If you want to reach enlightenment, a state of ecstasy and joy, then the way to get there is only with a guru. That is at least what all ancient and more recent yogic texts are teaching us. However, where do you find a guru? Moreover, how do you know if that guru is the right one for you? Does it have to be a bearded old man sitting in a cave?
What is a guru?
The Sanskrit word “guru” is often translated as “teacher”. Looking at the root syllables of the word it could mean remover – “ru” of darkness – “gu”. A guru could be someone or something that is bringing more light into the darkness; that is why it is sometimes referred to as the enlightenment principle. It could be your parents teaching you how to eat, your school teachers teaching you maths or your yoga teacher guiding you through some rounds of sun salutations. The Sanskrit term also holds the word heavy in it, meaning that a guru is something with gravitas, something important. It is any force that brings out your inner light, which is your inherent infinite potential. Everything and everybody that is supporting you to remember your true Self could be considered to be a guru.
Do I really need a guru?
Yes. At least that is what I think, what I learned from my teachers, and what you can read in almost any yogic text. Let us get back to the example of maths. Probably most of us have the potential to add 1 and 1, but somehow we needed some guidance to find accessible ways to do it. Our excellent math teacher at school was able to shed enough light on this topic for us to use our inherent numeric potential. Maybe that also included times where she gave us feedback on how our approach was not bringing us closer to a solution. Our beloved math teacher was mirroring our behavior and way of thinking, meaning reminding us that in the system of mathematics 1 and 1 is not 3. The same goes for a yoga teacher. If we want to reach yoga, meaning our natural state, most of us need some guidance and reflection of our behavior to remember that state.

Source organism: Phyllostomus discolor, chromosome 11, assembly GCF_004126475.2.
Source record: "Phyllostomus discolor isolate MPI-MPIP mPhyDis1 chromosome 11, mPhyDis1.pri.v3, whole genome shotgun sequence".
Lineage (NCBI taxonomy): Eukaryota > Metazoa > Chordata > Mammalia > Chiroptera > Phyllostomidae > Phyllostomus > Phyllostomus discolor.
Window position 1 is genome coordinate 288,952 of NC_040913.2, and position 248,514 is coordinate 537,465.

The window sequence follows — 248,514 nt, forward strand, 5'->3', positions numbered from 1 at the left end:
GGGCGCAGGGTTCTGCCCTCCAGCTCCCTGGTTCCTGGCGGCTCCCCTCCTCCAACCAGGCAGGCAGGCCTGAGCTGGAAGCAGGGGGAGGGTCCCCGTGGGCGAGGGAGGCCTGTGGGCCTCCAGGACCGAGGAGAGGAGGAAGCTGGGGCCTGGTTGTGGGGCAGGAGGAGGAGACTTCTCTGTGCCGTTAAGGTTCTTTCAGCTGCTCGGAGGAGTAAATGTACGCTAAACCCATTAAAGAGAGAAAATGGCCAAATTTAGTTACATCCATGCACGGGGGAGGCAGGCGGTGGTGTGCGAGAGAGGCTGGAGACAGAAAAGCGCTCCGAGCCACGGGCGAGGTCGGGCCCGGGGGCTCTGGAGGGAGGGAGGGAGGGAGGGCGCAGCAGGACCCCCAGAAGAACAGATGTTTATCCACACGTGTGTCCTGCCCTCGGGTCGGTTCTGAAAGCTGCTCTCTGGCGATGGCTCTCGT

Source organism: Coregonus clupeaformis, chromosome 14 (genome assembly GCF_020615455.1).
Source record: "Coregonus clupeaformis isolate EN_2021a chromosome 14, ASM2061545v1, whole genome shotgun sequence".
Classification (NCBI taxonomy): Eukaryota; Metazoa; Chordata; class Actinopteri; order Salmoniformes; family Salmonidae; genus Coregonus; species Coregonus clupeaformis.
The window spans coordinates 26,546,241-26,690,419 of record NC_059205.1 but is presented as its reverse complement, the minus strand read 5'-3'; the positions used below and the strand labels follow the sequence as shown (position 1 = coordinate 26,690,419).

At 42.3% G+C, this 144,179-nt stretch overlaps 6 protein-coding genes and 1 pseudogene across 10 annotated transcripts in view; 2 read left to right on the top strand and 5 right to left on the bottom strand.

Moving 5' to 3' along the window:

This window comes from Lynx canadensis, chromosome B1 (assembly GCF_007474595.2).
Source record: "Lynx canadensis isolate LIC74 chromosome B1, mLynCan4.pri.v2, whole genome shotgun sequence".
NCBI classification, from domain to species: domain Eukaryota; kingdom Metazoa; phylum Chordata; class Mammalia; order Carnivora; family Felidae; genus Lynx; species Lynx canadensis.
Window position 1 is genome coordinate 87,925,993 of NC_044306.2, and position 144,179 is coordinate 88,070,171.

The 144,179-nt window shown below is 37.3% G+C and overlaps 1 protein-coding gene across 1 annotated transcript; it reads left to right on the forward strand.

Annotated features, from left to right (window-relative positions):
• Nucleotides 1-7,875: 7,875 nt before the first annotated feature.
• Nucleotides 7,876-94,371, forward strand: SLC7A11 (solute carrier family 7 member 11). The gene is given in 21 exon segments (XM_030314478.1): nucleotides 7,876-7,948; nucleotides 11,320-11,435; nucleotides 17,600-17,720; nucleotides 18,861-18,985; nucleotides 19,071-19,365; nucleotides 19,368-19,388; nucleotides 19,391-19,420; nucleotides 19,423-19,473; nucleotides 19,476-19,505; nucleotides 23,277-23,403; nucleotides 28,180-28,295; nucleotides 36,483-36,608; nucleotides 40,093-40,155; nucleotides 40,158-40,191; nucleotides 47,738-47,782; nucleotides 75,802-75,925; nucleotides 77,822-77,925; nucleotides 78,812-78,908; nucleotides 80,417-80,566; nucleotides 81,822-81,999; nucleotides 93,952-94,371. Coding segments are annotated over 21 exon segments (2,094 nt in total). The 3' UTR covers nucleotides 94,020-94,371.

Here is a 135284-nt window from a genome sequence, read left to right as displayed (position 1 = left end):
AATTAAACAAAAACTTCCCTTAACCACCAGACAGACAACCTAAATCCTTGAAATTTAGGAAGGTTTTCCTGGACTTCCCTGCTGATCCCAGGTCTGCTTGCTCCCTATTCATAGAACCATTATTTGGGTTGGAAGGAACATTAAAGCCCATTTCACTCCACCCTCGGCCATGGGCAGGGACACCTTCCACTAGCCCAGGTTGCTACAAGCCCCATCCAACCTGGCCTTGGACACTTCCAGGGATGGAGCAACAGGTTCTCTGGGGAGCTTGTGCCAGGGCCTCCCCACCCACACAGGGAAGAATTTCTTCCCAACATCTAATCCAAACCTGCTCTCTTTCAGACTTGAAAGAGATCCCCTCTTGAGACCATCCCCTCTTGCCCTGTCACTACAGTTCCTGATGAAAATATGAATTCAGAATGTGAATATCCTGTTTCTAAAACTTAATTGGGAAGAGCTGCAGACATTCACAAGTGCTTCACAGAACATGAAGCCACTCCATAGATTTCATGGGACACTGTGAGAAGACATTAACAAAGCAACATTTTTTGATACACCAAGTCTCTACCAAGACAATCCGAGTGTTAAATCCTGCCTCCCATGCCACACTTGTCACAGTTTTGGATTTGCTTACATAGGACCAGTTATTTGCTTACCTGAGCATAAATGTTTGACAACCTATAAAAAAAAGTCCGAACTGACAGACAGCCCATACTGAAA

How to find one.
Keep in mind, that a guru is there to support you. Like using a blanket in shoulder stand or blocks in a standing forward bend. You choose to have a guru, as you decide to use blocks or not to give you a deeper understanding of an asana. It is up to you to find a guru and then to keep it present in your life. How? If you want the guru to act as an enlightened being, then you need to treat and see her or him like one, by all means. If you want someone to mirror you then you need to give everything from you, you need to offer up your whole being. Only then can the teacher support you to switch on your inner flashlight so you can then securely walk the path towards infinite joy.
Leave your guru!
Do you remember learning to walk on your own two feet? You probably used some standing around furniture to hold yourself up or the supportive hands of your beloved ones. They might have even let you go from time to time, and maybe you have fallen, cried and stood up again as you got motivated to do so. One day, though, they let go of your petite hand for good, and you had to stand up and walk on your own. Moreover, you did it. Until today. Only because you trusted them, unconditionally you were able to let go and leave your teachers, your parents, your first gurus.